The music never stopped: KZSC rock DJ returns to the airwaves 35 years later

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Paul Gilbert, as he appeared as a UCSC student in the 1970s, broadcasting live on KZSC.
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Here's Paul Gilbert as he appears today. This photo was taken during his celebratory broadcast marking the 35th anniversary of his original rock DJ-ing gig at KZSC radio. 

Time keeps on slippin’, slippin’, slippin’, into the future…

As the chorus fades, I adjust my headphones and lean forward, hoping the microphone won’t pick up the sound of my heart pounding like an over-amplified EKG.

“Hello, Santa Cruz!  Are you ready for a blast from the past?” 

Thirty-five years after my first show, I’m back on the air at KZSC, hosting a special celebrating the music of the late Sixties and Seventies.

The idea for this solo reunion comes while driving down the coast from San Francisco on a beautiful Saturday morning.  I tune into 88.1 FM and it hits me. It’s been three and a half decades since I sat at the controls spinning records (after graduation, I’d moved onto a career in television). 

Suddenly, I want to be back in the pilot’s seat one more time, to feel that connection with an invisible audience, all of us moving to the same beat.

With a few calls and e-mails, I connect with the station’s faculty advisor, Michael Bryant.  After hearing my story, he graciously agrees to find an open slot. Turns out we share a fondness for classic (aka album) rock. We’ve both been to many a Grateful Dead show.  Both of us take great pleasure and pride in the fact that the Grateful Dead Archives landed at UCSC, beating out Cal and Stanford. Call us the Grateful Slugs.

I start preparing for the gig. I have over 200 hours of music in my library. Whittling it down to four hours is a monumental task. It’s like having an enormous family, but only being able to afford a small wedding.  Groups like the Beatles and Stones are no-brainers. Choosing between cousins is harder.  The Doors, Stevie Wonder and Pink Floyd get invites. Fleetwood Mac and the Eagles are left at the door.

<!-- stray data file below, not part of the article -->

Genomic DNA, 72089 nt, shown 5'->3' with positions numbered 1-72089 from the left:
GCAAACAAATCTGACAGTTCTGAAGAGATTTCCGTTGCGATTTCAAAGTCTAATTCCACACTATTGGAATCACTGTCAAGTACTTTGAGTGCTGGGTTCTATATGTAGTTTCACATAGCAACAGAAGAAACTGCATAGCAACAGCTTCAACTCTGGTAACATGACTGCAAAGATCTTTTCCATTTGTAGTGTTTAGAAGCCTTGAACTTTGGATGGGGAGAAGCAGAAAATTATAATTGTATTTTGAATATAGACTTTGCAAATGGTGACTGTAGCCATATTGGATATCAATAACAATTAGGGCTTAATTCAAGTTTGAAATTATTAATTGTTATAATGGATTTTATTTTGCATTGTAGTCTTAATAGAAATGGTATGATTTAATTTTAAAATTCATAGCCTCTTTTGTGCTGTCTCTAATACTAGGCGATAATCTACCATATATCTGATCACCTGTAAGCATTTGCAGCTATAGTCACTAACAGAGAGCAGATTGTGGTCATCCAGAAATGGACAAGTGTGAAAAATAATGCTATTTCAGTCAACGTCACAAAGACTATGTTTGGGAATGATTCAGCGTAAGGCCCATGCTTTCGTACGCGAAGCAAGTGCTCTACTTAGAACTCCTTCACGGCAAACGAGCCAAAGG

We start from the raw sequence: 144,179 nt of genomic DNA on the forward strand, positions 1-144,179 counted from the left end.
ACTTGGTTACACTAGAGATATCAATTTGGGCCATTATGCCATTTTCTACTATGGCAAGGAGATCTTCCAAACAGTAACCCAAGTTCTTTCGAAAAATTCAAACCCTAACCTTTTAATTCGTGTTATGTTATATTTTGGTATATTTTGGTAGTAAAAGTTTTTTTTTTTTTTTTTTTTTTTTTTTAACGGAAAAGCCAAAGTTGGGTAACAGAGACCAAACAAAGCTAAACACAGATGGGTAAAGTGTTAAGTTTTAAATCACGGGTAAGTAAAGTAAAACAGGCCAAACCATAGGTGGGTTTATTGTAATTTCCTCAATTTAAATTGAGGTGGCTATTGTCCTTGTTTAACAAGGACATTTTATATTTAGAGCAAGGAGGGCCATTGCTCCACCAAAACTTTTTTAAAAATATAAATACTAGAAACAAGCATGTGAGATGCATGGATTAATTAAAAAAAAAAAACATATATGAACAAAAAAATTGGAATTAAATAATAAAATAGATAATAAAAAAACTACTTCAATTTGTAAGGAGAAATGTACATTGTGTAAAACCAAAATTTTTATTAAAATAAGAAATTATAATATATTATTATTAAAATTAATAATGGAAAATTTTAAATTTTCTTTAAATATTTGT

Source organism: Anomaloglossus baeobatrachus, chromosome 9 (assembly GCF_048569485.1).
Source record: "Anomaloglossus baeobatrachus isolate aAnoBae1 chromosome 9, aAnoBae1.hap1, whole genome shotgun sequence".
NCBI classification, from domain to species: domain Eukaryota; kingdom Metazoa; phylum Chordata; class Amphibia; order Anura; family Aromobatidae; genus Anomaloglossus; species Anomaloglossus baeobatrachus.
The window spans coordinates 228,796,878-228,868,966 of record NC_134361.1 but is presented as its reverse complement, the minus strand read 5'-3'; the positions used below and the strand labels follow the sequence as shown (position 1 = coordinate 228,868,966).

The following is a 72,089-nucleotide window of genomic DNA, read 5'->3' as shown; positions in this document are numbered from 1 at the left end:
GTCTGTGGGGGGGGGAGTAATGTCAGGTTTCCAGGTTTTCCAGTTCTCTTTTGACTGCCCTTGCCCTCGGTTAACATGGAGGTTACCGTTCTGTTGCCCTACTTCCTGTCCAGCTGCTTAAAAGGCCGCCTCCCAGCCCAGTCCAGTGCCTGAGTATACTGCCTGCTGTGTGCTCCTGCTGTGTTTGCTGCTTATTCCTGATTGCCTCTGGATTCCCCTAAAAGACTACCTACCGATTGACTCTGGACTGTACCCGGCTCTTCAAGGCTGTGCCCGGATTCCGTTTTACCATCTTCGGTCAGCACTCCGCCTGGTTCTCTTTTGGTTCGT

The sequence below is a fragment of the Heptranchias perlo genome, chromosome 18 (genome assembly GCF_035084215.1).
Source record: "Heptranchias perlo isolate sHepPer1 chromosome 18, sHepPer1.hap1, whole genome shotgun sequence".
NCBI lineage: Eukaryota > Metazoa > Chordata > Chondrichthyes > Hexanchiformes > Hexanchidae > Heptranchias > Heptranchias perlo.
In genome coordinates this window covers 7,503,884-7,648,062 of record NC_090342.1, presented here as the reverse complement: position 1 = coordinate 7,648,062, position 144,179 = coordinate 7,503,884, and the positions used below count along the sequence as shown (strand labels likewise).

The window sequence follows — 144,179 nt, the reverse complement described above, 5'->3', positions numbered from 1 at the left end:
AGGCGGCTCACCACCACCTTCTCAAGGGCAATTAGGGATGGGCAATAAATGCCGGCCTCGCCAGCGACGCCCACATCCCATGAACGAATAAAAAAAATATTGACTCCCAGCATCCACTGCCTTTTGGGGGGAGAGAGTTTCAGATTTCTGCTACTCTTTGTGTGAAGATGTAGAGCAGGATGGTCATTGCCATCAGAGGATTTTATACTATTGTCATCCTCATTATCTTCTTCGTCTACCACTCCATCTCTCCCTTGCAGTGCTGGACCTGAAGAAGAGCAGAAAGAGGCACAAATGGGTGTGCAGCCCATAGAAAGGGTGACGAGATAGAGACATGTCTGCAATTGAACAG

Arriving at the station, I notice a seismic transformation.  Instead of a cramped studio in an antiseptic, concrete building, I see a spacious, self-contained structure nestled into the redwoods.  Our broadcast signal was a meager 10 watts; you could only get it weather and topography permitting. Today, it’s a screaming 20,000, and also being streamed live over the web. 

The technology has evolved from two turntables and a cassette deck to state-of-the-art digital equipment; the air board looks more Lear Jet than Cessna.  The set-up includes an instant messaging screen, letting listeners communicate with the DJ. In the old days, we had a request line. Today’s fans can provide live color commentary alongside my play-by-play.

Some of the station’s 10,000 albums seem to be the ones I handled over 30 years ago. With their tattered covers and scratched vinyl, they resemble a battalion of battle-scarred veterans, yet they radiate the same vibrant energy that provided the soundtrack to my generation’s coming of age.

At 2 PM, the engineer gives me the “you’re on” sign.  My adrenaline is pumping, but I’m more excited than nervous.  As an experienced writer/producer, I’m well prepared, having timed out the show and drafted some notes in case my short or long-term memory fails.  I’ve even scripted a few ad libs.

After the first two sets, I urge listeners to send in IM’s.  A few locals check in with requests. Then, to my astonishment, someone messages from Cornwall, England, to say how much he’s enjoying the show.  It’s an appealing image: him sitting by his computer 5,000 miles away, eagerly awaiting what’s coming next.  That mystery is part of the magic for the audience and me.  Anticipating his delight, I launch Eric Clapton off into cyberspace.

I’m relaxed and having a great time, and as I work through my playlist, I consider why album rock has such timeless appeal.  Of course, it’s particularly evocative to us Boomers rapidly approaching AARP status. Our memories of certain people, places and moments are embedded in these songs.  Yet along with the incessant rap, hip hop and pop coming from my teenage daughter’s room (all parents are doomed to yell “turn that music down!”), I hear Steely Dan and Earth, Wind & Fire. This gives me renewed hope for an iTuned future, since classic is defined as “serving as a standard for excellence.” 

The last hour of the show features cuts from my all-time favorite live bands, the Allman Brothers, Santana and the Dead, each known for their inspired improvisational jams, no two concerts ever the same. Having been to a number of these shows, I crank up my headphones and feel a familiar rush of kinetic energy, the deep-rooted, subliminal synapses firing again.  Judging by the IM’s rolling in, others share my DNA. We love rock & roll. The music still sets us free.  

Before I know it, the four hours are up.  I’m exhilarated and exhausted. My past has been blasted into the present.  As I wash up afterwards, I look in the mirror and recall those days when my hair flowed past my shoulders and I wasn’t supposed to trust anyone over thirty.  Now, I see a clean-cut, middle-aged man with glasses, two kids and a mortgage. 

Just then, I remember something the perennial hipster, George Carlin, once said.

“I’ve always had long hair.  Only I used to keep it inside my head.“

I smile.   Forever young, once again.